The following post was originally published online by DOLLS magazine in November 2009. I was one of their "industry experts," blogging under the title: Dolls in Black: Chronicles and Perspectives. I shared the link to this post the same day it was published, but for the benefit of new readers, and because I do not know how long my blogs for DOLLS will remain online, I have decided to re-blog this post here.
|L-R: #3 Barbie®, brunette bubble cut Barbie®, Ken®, Midge®, Talking Barbie®, Francie®, Skipper®, Tutti® – the #3 Barbie® was a 1990’s gift from my niece; all others are from my childhood.|
I cannot recall the exact age when I received my first adult-figured, 11-1/2 inch Barbie, but it was probably May or December of 1965 at age 10. The doll and accessories were either a birthday or Christmas gift. My mother, a high-fashion aficionado who always "dressed to the nines," made certain that I owned Barbie and her friends. She also ensured that they were properly dressed in the current haute couture fashions.
I do recall enjoying several hours of play for at least three years with my inanimate friend, Barbie, and her host of friends and accessories. Hours of doll play were spent in the bedroom of hot pink and orange décor that I shared with my younger sister, Robin. Being six years my junior, Robin played with baby dolls and I played alone with my more mature girls and one male, Ken.
I enjoyed redressing the dolls in their trendy outfits, mixing and matching their clothing, popping heads on and off; and after play concluded, I made certain that each doll and accessory were properly stored in my baby blue, double-sided Barbie case. I can still visualize the graphics on that patent-leather doll case, those that were on the rectangular-shaped doll boxes, the fashion packs, and the miniature brochures that advertised additional fashions and accessories. Those were the good old days when doll play was truly enjoyable and I acted and thought like a child.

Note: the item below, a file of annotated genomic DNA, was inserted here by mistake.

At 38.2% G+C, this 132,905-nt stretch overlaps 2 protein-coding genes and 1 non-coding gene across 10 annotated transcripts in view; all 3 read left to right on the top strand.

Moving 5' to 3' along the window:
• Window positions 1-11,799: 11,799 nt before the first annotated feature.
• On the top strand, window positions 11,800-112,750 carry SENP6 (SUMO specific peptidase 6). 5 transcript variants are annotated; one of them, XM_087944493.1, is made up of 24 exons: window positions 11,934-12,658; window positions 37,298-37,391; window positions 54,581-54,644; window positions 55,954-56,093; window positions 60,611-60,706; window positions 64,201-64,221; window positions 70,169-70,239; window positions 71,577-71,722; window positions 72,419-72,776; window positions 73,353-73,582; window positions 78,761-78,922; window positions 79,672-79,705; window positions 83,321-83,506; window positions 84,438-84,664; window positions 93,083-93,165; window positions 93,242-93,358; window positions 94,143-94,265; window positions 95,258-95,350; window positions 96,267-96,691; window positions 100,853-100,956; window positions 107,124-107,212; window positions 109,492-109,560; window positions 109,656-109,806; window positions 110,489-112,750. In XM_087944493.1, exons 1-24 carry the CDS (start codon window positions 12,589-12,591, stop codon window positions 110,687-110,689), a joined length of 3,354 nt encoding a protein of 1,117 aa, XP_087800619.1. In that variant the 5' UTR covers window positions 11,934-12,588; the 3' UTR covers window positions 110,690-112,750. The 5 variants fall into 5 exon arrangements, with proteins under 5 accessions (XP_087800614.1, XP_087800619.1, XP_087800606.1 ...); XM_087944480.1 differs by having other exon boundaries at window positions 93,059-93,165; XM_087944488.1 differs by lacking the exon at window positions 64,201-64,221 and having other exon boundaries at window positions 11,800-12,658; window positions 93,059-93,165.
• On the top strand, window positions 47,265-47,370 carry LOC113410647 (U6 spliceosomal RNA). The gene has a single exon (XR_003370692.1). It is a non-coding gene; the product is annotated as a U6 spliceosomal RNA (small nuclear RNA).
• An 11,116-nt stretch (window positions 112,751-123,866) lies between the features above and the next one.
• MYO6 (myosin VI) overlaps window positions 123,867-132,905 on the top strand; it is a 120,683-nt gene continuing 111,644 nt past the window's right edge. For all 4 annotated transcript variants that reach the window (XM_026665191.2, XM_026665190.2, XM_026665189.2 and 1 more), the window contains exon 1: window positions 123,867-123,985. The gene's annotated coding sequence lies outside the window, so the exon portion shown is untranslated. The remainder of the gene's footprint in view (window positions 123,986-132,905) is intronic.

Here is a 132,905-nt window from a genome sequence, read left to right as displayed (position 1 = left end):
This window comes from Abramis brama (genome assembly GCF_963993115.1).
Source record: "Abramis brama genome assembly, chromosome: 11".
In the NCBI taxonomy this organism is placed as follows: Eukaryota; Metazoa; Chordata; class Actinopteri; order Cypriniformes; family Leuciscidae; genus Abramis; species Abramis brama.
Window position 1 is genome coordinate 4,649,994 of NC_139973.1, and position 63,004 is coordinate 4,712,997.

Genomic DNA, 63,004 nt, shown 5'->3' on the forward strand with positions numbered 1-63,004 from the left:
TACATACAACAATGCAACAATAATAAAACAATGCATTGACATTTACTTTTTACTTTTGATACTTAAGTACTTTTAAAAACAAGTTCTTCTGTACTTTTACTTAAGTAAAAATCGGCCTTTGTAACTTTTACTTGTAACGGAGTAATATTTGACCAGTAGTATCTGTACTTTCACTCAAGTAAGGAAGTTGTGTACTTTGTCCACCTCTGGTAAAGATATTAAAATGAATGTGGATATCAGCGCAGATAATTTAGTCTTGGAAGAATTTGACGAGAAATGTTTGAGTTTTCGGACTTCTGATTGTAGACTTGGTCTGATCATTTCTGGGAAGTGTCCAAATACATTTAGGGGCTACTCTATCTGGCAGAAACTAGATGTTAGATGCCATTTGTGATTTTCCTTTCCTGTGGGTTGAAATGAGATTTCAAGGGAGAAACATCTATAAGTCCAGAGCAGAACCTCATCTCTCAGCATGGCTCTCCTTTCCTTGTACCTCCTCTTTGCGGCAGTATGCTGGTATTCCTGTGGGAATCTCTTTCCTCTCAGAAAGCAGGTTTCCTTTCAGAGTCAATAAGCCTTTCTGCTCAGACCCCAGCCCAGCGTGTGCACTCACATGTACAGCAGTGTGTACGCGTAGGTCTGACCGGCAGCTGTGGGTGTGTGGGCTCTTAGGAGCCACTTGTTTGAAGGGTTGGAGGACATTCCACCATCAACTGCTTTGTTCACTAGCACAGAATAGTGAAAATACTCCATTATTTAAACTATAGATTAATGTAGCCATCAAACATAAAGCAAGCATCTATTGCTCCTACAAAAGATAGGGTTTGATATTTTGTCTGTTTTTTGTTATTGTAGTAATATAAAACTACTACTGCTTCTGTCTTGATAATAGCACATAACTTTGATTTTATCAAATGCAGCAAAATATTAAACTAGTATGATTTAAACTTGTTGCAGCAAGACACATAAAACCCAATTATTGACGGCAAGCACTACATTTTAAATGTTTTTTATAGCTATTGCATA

At age 12 or 13, things drastically changed. Brunette bubble cut Barbie and the host of other Barbies that I owned along with her boyfriend, Ken; Midge, Talking Barbie, Francie; little sis, Skipper, and littlest sis, Tutti were no longer my inanimate friends. As a result of my juvenile belief that I was too old to play with dolls, I abandoned my former companions.
Before adopting the too-old-to-play-with dolls attitude, I had been mesmerized by a younger neighborhood friend's Barbie collection, which put mine to shame. Her family's dining area had been converted to what looked like a Barbie museum. I was speechless the first time I saw all her dolls, clothing, accessories - cars, townhouse, you name it, Rochelle had it. Soon after, without my mother's knowledge and certainly without her permission, I packed up my meager Barbie collection and gave everything to Rochelle. "After all," I thought, "she's just a kid and she still likes to play with dolls."
That gesture, in approximately 1968, ended my Barbie and other doll-play era.